• December 21, 2010 1:04 pm

      PS I just went and re-read my own review and it is full of spoilers! oh well….

    • January 8, 2011 2:22 am

      I love that I’m associated with Thomas King in your mind! I agree re: wanting to read a book because someone I admire loves it. You’re definitely on my admiration list. :D

  34. December 21, 2010 1:05 pm

    If a book is a classic or published by one of my favourite authors, then I’ll happily pick it up without having the faintest idea what it’s about. Although I read for other things as well as the plot, I much prefer to come to a book without knowing all the ins and outs. For that reason, I tend to find that if I find a blog post about a book which sounds interesting or which I have in my TBR pile I tend to skip it once I’ve established that, yes, I’d like to read the book. I agree that it’s better to come to a book without expectations.

    • January 8, 2011 2:22 am

      I’m glad you agree with me! Especially since you read classics too. :)

  35. December 21, 2010 1:51 pm

    I am very like you Eva. I include a lot of detail about what the book is about in my posts (sorry!) and it does kind of hurt because I know that I prefer not to know that beforehand. I do try to keep it to the very top portion. Except with non-fiction. Ah some day I will work out a system where I would be able to read my own posts ;)

    I completely understand the wanting to go in blind though. I love knowing nothing because then everything is a surprise!

    • January 8, 2011 2:24 am

      I treat nonfiction completely differently: I want to know everything! lol Except with memoirs…perhaps. I’ll have to do a post on nonfiction now. :)

      I sometimes skim your fiction posts: if the first paragraph makes me want to read it, I’ll stop there and come back when I’ve finished the book. But not always! It’s so hard to figure out writing posts v reading them, isn’t it?!

  36. December 21, 2010 2:10 pm

    I like knowing a bit in advance about the books I pick up–either plot outline, subject, author, whatever–I think because there are just so many books I KNOW I want to get to, that I’d rather not take chances. Sometimes I do, and sometimes I’m glad I did, but I don’t do it often.

    • January 8, 2011 2:25 am

      I usually like to know something too! Just something rather vague, if that makes sense. :)

  37. December 21, 2010 3:29 pm

    I really like the idea of choosing your books that way. This is a great post.

    I’ll agree that if I read a book I thoroughly enjoyed, I always look up the author and immediately want to read other works, reagardless of what they’re about. A lot of the time if I’m reading a book I really enjoy and a reference to a writer or book is made, I’ll also look that up. It’s the same in regards to great leaders and thinkers who were influenced by writers. All my books seem to have these connections.

    • January 8, 2011 2:26 am

      Thanks Ceri! I enjoy reading books referenced by other books too. :D

  38. December 21, 2010 8:20 pm

    This is a really interesting post, Eva! I love the McCracken quote — that’s so true.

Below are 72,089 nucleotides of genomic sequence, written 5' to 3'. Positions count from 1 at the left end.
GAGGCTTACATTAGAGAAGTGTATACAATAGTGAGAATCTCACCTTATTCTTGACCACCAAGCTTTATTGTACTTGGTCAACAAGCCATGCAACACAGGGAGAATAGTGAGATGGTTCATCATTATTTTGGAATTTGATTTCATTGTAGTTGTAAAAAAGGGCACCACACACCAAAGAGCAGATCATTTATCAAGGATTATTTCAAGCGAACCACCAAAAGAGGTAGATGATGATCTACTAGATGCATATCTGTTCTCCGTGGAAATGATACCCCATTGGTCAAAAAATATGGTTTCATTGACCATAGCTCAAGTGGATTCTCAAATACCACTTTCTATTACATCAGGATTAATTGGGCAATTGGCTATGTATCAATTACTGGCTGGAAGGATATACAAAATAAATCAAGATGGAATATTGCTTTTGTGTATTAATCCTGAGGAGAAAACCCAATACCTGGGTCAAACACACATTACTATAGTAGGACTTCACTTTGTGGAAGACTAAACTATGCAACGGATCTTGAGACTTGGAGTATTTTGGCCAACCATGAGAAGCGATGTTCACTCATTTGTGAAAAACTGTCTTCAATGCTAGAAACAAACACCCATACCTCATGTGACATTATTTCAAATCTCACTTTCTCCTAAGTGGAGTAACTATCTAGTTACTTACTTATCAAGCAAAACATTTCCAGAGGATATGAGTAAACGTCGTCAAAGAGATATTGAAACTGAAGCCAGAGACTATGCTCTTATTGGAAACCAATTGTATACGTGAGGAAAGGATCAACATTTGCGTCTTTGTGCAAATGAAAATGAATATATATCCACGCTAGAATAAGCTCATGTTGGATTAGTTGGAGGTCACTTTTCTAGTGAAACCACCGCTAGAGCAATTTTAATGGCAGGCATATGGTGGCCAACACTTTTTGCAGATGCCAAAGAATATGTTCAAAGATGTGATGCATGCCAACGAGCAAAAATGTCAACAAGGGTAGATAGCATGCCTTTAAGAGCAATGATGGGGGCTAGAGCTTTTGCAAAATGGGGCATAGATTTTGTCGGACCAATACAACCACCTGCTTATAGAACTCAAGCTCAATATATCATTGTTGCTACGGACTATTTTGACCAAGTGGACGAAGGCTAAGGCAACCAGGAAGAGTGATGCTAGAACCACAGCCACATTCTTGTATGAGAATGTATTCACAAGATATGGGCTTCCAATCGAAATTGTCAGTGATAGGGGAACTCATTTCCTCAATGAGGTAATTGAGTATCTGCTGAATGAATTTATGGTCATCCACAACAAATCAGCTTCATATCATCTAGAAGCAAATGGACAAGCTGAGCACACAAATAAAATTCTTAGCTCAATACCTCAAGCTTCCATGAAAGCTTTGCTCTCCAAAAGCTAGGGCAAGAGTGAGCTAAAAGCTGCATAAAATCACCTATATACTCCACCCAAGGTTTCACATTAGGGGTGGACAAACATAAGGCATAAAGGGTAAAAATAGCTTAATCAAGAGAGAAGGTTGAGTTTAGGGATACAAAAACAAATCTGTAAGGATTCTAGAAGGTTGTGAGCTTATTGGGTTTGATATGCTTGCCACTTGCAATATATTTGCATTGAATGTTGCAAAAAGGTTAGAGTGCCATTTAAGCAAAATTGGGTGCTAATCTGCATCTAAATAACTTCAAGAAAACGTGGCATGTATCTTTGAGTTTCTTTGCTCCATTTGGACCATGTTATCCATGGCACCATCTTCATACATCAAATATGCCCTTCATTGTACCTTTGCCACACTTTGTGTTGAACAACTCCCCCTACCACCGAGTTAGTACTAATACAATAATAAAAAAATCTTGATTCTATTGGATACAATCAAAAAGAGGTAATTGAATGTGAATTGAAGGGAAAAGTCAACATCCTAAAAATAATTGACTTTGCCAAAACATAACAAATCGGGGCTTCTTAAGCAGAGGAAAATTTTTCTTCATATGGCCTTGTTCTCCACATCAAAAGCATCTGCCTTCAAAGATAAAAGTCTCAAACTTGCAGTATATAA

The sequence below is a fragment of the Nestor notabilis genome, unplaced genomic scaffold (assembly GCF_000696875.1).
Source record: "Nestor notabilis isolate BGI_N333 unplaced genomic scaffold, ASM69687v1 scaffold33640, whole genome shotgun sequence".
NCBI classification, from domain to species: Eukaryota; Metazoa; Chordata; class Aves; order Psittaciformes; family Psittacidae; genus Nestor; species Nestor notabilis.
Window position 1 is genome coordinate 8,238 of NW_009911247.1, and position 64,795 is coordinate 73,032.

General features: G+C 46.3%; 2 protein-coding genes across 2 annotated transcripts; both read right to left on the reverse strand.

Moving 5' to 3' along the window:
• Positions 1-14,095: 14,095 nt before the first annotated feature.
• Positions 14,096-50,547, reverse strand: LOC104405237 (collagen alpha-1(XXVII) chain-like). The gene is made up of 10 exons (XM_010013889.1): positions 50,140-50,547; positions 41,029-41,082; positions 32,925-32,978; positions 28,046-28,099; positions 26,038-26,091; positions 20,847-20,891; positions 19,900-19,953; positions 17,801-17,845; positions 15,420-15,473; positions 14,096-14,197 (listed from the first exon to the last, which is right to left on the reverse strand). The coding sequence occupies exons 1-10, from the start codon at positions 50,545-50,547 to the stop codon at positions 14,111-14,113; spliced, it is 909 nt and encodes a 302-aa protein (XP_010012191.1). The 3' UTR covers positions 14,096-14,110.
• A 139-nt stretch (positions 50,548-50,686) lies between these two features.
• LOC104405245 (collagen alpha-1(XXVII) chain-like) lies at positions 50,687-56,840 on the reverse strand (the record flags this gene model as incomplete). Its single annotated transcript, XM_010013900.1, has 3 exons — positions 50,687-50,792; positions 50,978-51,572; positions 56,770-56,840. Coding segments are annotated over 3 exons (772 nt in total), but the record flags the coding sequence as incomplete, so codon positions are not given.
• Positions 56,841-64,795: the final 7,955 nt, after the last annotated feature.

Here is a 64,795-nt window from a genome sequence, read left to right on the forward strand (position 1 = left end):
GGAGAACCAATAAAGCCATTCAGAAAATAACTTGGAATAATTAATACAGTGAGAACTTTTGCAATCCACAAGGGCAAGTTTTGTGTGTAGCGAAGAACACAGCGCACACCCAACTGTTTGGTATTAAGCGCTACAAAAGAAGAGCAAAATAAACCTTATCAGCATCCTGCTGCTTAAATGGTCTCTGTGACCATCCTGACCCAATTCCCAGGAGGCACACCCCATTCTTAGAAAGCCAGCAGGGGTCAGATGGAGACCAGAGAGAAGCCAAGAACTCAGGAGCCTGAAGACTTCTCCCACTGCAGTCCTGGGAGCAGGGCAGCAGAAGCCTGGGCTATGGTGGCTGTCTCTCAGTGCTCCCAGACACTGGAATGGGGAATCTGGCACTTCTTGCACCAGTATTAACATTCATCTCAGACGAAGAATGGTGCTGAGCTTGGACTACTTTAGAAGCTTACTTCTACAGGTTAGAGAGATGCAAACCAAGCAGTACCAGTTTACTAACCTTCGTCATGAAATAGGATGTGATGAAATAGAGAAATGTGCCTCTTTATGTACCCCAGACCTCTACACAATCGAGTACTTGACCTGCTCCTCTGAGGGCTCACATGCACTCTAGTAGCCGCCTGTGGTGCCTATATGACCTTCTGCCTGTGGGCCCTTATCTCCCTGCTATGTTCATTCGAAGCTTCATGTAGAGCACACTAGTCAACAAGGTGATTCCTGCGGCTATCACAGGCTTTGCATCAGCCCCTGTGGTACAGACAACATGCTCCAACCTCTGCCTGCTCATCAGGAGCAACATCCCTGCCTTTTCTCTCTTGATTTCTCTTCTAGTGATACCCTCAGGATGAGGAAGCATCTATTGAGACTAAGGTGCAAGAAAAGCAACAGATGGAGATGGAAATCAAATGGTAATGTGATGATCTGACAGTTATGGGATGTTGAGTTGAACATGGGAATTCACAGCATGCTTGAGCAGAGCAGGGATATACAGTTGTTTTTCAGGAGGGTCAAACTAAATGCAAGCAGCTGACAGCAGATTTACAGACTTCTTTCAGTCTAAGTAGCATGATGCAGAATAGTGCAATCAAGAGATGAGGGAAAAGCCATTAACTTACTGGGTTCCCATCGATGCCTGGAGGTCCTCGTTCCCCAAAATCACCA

That being said, I usually have to know a little something about a book before I pick it up, especially if it’s by an author I’ve not yet read. Once I’ve read and enjoyed an author, it’s a whole other story — I’ll just pick up a book and go! I don’t, however, want to know the ending of a book, nor anything beyond the very beginning. If it happens in the first couple of chapters or is already all over the internet, then fine. Otherwise, I’d rather not know.

    As for blogging about plot points, I try to keep my summary brief and stick to the beginning of the book or aim for general trends over specific happenings. I dislike many publisher summaries because of how much they’ll sometimes reveal. I prefer to tell a bit about where the book begins and then leave things kind of open ended. I set off the main summary part of each post with “About the Book,” then try to avoid too many plot points in the “My Thoughts” section. If there is a spolier (…nope, I have no better word, sorry!) I want to mention (which I sometimes do, if it’s something with which I took issue), I always warn people. However, I do sometimes blog about spoilers, because as my blog is a personal reading journal as well as a public blog, I like to keep a record of how I felt about a book.

    • January 8, 2011 2:28 am

      I agree: I sometimes blog about spoilers too (since as you say, blogs are personal as well as public)! As long as there’s a warning, I think that’s great. :) I usually do a more general ‘why you should read this’ and then get into the spoiler-y bits.

  39. December 21, 2010 10:31 pm

    Interesting discussion! I hate spoilers, but I feel that I have to know the crux of the book. I need to know something, anything if it isn’t an author that I already love. What I don’t need to know is how it all works out, how the main character deals with the crux, or if the vampire lose their sparkles. Oh, it also helps if I know the style of writing.

    I don’t give spoilers in my reviews, just try to stick to the emotions I felt while reading it.

  40. December 21, 2010 10:43 pm

    I’m like you. I like going to a book knowing as little as possible. If I read a review of a book I know I want to read I gloss over the plot summary. In fact, I don’t quite enjoy plot summary in a review in general, so I do little plot summary in my own review too (and I’m definitely careful about spoilers). A couple of sentences are usually enough for me to know whether I want to read the book or not, plus the background of the author (foreign authors in general attract me too). I used to like going to library/bookshop and picking a book in semi-random fashion, but not anymore. I often use “Best Books” list and prizes list as guides now (plus book bloggers recommendation of course :).